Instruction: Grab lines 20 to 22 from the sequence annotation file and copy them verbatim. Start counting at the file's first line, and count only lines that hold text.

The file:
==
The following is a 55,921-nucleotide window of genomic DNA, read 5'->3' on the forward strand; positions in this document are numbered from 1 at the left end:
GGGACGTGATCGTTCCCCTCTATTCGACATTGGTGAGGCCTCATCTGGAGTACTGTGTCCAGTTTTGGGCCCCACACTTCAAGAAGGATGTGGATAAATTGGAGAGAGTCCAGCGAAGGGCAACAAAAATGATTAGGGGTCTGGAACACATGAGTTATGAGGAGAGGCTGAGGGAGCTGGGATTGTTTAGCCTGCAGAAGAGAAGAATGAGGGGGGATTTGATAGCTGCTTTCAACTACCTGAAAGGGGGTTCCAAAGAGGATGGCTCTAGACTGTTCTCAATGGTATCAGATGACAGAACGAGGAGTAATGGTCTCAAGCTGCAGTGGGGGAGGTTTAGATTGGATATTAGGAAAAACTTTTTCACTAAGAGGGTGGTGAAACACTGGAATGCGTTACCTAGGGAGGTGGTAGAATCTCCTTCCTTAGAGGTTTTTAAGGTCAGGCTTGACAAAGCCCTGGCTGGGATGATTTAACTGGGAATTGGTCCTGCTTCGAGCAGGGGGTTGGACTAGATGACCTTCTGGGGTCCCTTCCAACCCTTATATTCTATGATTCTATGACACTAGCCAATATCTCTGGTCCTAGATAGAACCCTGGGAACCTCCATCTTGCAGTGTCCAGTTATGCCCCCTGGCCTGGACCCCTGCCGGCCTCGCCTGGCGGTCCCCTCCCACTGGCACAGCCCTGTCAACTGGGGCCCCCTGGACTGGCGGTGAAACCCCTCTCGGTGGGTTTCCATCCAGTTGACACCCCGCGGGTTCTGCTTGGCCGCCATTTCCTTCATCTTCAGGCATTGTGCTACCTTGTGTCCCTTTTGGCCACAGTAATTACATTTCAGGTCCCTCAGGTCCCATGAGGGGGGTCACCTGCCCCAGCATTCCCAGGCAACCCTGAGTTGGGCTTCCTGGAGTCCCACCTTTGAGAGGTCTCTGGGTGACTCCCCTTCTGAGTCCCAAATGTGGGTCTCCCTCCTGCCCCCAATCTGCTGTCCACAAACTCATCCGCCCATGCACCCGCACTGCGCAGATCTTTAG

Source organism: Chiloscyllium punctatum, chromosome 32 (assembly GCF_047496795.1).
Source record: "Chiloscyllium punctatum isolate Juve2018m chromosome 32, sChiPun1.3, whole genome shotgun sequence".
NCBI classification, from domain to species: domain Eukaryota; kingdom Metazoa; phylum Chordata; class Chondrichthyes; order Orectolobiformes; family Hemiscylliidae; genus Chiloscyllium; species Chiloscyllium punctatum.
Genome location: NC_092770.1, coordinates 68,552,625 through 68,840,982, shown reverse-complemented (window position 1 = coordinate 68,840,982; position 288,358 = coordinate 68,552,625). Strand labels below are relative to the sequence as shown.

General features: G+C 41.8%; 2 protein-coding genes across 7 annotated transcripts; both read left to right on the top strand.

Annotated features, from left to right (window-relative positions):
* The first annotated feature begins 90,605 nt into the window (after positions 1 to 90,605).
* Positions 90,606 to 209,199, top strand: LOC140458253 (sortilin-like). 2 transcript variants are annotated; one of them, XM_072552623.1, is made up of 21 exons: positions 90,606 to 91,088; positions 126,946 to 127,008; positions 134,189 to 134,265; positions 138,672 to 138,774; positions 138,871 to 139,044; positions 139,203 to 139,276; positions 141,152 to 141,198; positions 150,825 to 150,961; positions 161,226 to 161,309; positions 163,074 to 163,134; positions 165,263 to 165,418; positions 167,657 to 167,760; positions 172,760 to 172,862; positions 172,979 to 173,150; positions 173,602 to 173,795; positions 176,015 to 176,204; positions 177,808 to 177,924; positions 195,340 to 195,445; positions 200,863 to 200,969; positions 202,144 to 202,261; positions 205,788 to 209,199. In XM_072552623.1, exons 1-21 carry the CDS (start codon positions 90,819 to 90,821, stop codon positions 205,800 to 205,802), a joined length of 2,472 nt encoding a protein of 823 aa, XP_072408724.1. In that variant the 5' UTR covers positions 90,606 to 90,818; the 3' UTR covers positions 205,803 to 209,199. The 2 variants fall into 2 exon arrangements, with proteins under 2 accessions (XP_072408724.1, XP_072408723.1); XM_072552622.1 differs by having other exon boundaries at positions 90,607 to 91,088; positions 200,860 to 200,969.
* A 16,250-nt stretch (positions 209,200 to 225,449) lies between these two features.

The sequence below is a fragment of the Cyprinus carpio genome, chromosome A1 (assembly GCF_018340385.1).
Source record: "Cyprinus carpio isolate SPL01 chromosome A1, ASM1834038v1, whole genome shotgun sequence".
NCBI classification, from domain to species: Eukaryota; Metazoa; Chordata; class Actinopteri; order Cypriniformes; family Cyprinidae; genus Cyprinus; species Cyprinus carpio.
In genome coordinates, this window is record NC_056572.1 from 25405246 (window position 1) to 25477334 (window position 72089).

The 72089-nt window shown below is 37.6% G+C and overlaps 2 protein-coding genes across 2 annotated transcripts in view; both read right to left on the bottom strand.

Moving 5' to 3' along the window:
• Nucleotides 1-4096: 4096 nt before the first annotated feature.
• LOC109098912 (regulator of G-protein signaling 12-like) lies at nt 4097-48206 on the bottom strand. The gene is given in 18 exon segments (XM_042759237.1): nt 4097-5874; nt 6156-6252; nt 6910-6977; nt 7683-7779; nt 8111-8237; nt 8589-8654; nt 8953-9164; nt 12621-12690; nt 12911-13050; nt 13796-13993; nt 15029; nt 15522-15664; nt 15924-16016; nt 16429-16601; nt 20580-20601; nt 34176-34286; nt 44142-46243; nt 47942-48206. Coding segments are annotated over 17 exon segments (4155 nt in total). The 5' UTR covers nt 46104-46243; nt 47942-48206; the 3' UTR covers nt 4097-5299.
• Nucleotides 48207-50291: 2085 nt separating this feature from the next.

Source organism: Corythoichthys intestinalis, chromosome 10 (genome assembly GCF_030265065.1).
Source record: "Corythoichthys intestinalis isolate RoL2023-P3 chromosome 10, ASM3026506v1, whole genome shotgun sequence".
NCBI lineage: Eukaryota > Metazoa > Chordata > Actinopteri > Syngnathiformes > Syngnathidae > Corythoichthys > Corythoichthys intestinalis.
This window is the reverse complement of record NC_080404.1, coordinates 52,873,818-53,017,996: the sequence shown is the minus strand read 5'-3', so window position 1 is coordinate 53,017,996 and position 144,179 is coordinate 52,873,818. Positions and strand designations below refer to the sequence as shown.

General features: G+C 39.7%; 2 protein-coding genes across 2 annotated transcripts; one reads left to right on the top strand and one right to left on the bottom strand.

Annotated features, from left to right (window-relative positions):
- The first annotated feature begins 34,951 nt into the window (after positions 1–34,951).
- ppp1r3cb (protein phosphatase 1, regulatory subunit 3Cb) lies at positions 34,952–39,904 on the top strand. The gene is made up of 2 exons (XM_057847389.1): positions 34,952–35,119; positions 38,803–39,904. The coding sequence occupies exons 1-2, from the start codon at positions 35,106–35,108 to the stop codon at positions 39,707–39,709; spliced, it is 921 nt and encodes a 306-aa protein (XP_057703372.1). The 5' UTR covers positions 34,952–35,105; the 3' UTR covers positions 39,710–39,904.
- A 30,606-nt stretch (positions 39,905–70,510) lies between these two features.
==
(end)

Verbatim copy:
• Nucleotides 48207-50291: 2085 nt separating this feature from the next.

Source organism: Corythoichthys intestinalis, chromosome 10 (genome assembly GCF_030265065.1).
Source record: "Corythoichthys intestinalis isolate RoL2023-P3 chromosome 10, ASM3026506v1, whole genome shotgun sequence".